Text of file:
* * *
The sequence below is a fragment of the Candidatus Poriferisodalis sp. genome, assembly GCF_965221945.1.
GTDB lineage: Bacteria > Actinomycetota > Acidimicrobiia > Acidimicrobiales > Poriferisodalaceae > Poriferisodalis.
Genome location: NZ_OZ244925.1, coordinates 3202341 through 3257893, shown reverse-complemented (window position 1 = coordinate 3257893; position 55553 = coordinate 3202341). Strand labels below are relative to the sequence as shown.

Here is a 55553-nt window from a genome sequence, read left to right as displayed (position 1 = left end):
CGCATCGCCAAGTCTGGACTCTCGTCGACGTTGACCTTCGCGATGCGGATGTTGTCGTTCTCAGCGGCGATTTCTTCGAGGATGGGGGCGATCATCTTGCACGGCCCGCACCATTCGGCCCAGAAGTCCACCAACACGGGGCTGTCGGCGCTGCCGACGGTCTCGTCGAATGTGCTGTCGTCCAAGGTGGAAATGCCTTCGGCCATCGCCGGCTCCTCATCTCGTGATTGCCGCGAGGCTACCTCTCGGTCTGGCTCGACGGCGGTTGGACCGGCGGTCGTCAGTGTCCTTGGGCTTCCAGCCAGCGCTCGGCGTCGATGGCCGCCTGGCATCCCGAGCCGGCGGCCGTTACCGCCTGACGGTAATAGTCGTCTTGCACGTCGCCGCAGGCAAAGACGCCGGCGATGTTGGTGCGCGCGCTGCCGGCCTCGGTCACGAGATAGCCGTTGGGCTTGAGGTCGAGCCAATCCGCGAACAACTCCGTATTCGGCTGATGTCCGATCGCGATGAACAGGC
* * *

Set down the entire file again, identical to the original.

The sequence below is a fragment of the Candidatus Poriferisodalis sp. genome, assembly GCF_965221945.1.
GTDB lineage: Bacteria > Actinomycetota > Acidimicrobiia > Acidimicrobiales > Poriferisodalaceae > Poriferisodalis.
Genome location: NZ_OZ244925.1, coordinates 3202341 through 3257893, shown reverse-complemented (window position 1 = coordinate 3257893; position 55553 = coordinate 3202341). Strand labels below are relative to the sequence as shown.

Here is a 55553-nt window from a genome sequence, read left to right as displayed (position 1 = left end):
CGCATCGCCAAGTCTGGACTCTCGTCGACGTTGACCTTCGCGATGCGGATGTTGTCGTTCTCAGCGGCGATTTCTTCGAGGATGGGGGCGATCATCTTGCACGGCCCGCACCATTCGGCCCAGAAGTCCACCAACACGGGGCTGTCGGCGCTGCCGACGGTCTCGTCGAATGTGCTGTCGTCCAAGGTGGAAATGCCTTCGGCCATCGCCGGCTCCTCATCTCGTGATTGCCGCGAGGCTACCTCTCGGTCTGGCTCGACGGCGGTTGGACCGGCGGTCGTCAGTGTCCTTGGGCTTCCAGCCAGCGCTCGGCGTCGATGGCCGCCTGGCATCCCGAGCCGGCGGCCGTTACCGCCTGACGGTAATAGTCGTCTTGCACGTCGCCGCAGGCAAAGACGCCGGCGATGTTGGTGCGCGCGCTGCCGGCCTCGGTCACGAGATAGCCGTTGGGCTTGAGGTCGAGCCAATCCGCGAACAACTCCGTATTCGGCTGATGTCCGATCGCGATGAACAGGC